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Medicare gave us us a non-electric Hoyer lift but all aides and PTs who used it said it is inadequate. He is very heavy and cannot stand at all. I bought a "sit to stand" lift (for $750 used-and $700 to fix after a few months!) and we have been using it for several years. If we cannot get the electric Hoyer lift at a reasonable price, probably I will continue to use this one even though the rehab place says it is not right for him. Medicare says the patient does not need the electric model. But I am 68 and just had a shoulder replacement. Caregivers are not taken into account by Medicare.

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If he cannot get up by using his legs are you sure you can manage his care at home? You can always tell them that you will not be able to do what is necessary to care for him. Then they will have to find an alternate solution.
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Chris, is your daughter disabled? If not, what issues does she have that are preventing her from being independent ? Think about if she would qualify for disability.

Title 19( Medicaid in Connecticut) should take into account that you are a "community spouse". Where is it that you want to move, and why do you think that will not be possible?
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Does you husband have any leg strength? I hate to see a hoyer used with anyone because muscle tone is lost and things go downhill from there. The typical "cheap" hoyer has a hydraulic pump for lifting and is a real pain- the electric lift ones are easier but more expensive. Is your husband a veteran and have you checked other funding sources that may help? I will message you off-line and offer any advice I can. Good luck.
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Chris, on what is Medicare's decision based? If your doctor writes a script and says it's necessary, is Medicare rejecting his opinion?
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Thank you for your answers. The rehab facility did look in to financing. It seems ridiculous to charge me monthly for so long. I have just called a place that sells used medical equipment here near Hartford,CT. I am trying that avenue.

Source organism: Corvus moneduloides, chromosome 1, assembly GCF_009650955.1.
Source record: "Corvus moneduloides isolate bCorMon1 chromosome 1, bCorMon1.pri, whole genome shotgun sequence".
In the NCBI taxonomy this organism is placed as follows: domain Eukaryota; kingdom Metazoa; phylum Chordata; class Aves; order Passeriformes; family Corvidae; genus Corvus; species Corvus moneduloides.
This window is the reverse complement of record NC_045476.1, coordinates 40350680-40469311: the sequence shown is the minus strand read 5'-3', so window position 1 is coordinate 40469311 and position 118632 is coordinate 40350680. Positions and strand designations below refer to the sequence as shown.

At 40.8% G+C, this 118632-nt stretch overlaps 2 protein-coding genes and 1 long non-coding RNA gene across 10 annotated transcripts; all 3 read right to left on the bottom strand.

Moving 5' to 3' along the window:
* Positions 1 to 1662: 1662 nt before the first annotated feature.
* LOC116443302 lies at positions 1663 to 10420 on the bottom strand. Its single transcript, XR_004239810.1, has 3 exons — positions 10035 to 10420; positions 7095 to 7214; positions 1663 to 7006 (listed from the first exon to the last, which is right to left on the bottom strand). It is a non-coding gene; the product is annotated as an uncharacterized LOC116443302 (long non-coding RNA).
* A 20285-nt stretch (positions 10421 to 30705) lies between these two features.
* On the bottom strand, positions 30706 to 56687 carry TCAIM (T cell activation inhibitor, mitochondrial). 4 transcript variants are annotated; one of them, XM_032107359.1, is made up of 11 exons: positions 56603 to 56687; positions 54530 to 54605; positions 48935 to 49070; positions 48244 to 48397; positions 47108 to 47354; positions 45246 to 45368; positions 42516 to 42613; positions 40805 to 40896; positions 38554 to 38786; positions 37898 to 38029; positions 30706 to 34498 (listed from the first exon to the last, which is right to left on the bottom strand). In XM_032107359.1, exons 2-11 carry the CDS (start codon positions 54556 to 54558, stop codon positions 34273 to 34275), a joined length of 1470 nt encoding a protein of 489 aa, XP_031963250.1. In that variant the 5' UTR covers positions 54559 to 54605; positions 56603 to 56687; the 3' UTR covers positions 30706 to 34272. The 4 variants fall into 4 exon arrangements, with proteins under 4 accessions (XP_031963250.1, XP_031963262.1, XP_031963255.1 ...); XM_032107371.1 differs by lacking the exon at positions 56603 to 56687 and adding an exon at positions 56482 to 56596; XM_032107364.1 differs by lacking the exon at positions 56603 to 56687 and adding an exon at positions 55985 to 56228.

When they consider our income, it looks high but I now have a 33 yr. old daughter who is totally dependent on me as well and my very disabled husband.

If I go on Title 19 as they say, I will not have enough money to move near my family. The whole situation is very upsetting to me.

The government agencies only look at our income, not things like what my daughter's expenses are--or what my physical capabilities are either.

I need the electric equipment but Medicare does not consider that. They say the patient does not need the electric power!

Thanks, chris
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I have a great doctor who works well with medicare--we've gotten whatever she requests from them. So if your doctor (or the rehab doctor) has your back, they may be able to explain to Medicare that this lift is required.
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Can you ask one of his regular treating physicians to script for the electric one?

If the rehab facility feels you should have an electric one, ask them to help you find funding for it. Make it clear you cannot afford it.
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